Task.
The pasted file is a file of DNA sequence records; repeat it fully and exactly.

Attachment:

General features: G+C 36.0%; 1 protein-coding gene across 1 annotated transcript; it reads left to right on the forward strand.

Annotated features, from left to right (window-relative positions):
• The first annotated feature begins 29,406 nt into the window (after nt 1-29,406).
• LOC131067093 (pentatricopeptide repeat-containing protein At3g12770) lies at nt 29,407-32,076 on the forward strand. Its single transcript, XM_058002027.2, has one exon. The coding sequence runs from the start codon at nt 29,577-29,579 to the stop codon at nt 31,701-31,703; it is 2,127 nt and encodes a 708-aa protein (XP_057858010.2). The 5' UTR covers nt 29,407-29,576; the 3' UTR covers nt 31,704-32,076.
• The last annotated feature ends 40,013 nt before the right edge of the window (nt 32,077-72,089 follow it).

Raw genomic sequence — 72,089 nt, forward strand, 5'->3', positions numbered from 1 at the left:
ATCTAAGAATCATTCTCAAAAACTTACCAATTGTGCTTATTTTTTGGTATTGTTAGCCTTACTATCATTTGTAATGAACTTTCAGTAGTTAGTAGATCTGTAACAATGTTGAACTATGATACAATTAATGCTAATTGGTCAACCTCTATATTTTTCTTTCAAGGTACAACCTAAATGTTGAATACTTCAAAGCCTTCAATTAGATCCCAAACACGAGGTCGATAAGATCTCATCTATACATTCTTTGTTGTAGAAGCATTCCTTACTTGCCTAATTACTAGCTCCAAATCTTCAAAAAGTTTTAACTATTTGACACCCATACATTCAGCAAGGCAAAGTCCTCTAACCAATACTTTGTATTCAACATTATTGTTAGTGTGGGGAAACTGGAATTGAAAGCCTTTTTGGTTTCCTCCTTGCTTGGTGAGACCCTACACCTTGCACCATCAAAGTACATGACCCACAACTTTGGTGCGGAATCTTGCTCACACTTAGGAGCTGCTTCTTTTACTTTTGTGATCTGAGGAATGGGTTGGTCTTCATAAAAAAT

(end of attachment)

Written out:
General features: G+C 36.0%; 1 protein-coding gene across 1 annotated transcript; it reads left to right on the forward strand.

Annotated features, from left to right (window-relative positions):
• The first annotated feature begins 29,406 nt into the window (after nt 1-29,406).
• LOC131067093 (pentatricopeptide repeat-containing protein At3g12770) lies at nt 29,407-32,076 on the forward strand. Its single transcript, XM_058002027.2, has one exon. The coding sequence runs from the start codon at nt 29,577-29,579 to the stop codon at nt 31,701-31,703; it is 2,127 nt and encodes a 708-aa protein (XP_057858010.2). The 5' UTR covers nt 29,407-29,576; the 3' UTR covers nt 31,704-32,076.
• The last annotated feature ends 40,013 nt before the right edge of the window (nt 32,077-72,089 follow it).

Raw genomic sequence — 72,089 nt, forward strand, 5'->3', positions numbered from 1 at the left:
ATCTAAGAATCATTCTCAAAAACTTACCAATTGTGCTTATTTTTTGGTATTGTTAGCCTTACTATCATTTGTAATGAACTTTCAGTAGTTAGTAGATCTGTAACAATGTTGAACTATGATACAATTAATGCTAATTGGTCAACCTCTATATTTTTCTTTCAAGGTACAACCTAAATGTTGAATACTTCAAAGCCTTCAATTAGATCCCAAACACGAGGTCGATAAGATCTCATCTATACATTCTTTGTTGTAGAAGCATTCCTTACTTGCCTAATTACTAGCTCCAAATCTTCAAAAAGTTTTAACTATTTGACACCCATACATTCAGCAAGGCAAAGTCCTCTAACCAATACTTTGTATTCAACATTATTGTTAGTGTGGGGAAACTGGAATTGAAAGCCTTTTTGGTTTCCTCCTTGCTTGGTGAGACCCTACACCTTGCACCATCAAAGTACATGACCCACAACTTTGGTGCGGAATCTTGCTCACACTTAGGAGCTGCTTCTTTTACTTTTGTGATCTGAGGAATGGGTTGGTCTTCATAAAAAAT